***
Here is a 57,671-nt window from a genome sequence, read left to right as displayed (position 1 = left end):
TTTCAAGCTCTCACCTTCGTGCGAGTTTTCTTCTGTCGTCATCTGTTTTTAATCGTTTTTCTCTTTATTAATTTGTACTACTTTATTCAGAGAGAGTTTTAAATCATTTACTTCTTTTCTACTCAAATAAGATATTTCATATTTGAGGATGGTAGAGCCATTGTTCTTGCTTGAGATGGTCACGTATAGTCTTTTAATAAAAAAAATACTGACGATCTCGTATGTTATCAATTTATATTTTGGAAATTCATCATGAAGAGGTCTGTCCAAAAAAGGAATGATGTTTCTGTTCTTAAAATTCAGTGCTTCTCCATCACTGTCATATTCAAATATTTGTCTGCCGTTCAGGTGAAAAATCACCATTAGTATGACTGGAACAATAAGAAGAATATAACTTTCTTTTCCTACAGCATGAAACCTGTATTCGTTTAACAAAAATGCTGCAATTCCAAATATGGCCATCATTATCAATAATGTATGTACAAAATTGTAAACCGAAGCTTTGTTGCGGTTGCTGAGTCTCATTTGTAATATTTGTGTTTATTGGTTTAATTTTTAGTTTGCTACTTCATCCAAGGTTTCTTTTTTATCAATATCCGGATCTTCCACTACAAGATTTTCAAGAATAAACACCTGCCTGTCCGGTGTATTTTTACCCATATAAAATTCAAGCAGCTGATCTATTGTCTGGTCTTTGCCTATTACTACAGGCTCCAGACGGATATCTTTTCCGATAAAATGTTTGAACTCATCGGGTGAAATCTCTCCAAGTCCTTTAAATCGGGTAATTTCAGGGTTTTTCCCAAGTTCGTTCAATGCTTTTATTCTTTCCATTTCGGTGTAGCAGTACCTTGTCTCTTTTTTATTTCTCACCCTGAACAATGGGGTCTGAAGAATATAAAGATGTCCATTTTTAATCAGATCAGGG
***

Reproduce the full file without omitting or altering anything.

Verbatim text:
Here is a 57,671-nt window from a genome sequence, read left to right as displayed (position 1 = left end):
TTTCAAGCTCTCACCTTCGTGCGAGTTTTCTTCTGTCGTCATCTGTTTTTAATCGTTTTTCTCTTTATTAATTTGTACTACTTTATTCAGAGAGAGTTTTAAATCATTTACTTCTTTTCTACTCAAATAAGATATTTCATATTTGAGGATGGTAGAGCCATTGTTCTTGCTTGAGATGGTCACGTATAGTCTTTTAATAAAAAAAATACTGACGATCTCGTATGTTATCAATTTATATTTTGGAAATTCATCATGAAGAGGTCTGTCCAAAAAAGGAATGATGTTTCTGTTCTTAAAATTCAGTGCTTCTCCATCACTGTCATATTCAAATATTTGTCTGCCGTTCAGGTGAAAAATCACCATTAGTATGACTGGAACAATAAGAAGAATATAACTTTCTTTTCCTACAGCATGAAACCTGTATTCGTTTAACAAAAATGCTGCAATTCCAAATATGGCCATCATTATCAATAATGTATGTACAAAATTGTAAACCGAAGCTTTGTTGCGGTTGCTGAGTCTCATTTGTAATATTTGTGTTTATTGGTTTAATTTTTAGTTTGCTACTTCATCCAAGGTTTCTTTTTTATCAATATCCGGATCTTCCACTACAAGATTTTCAAGAATAAACACCTGCCTGTCCGGTGTATTTTTACCCATATAAAATTCAAGCAGCTGATCTATTGTCTGGTCTTTGCCTATTACTACAGGCTCCAGACGGATATCTTTTCCGATAAAATGTTTGAACTCATCGGGTGAAATCTCTCCAAGTCCTTTAAATCGGGTAATTTCAGGGTTTTTCCCAAGTTCGTTCAATGCTTTTATTCTTTCCATTTCGGTGTAGCAGTACCTTGTCTCTTTTTTATTTCTCACCCTGAACAATGGGGTCTGAAGAATATAAAGATGTCCATTTTTAATCAGATCAGGG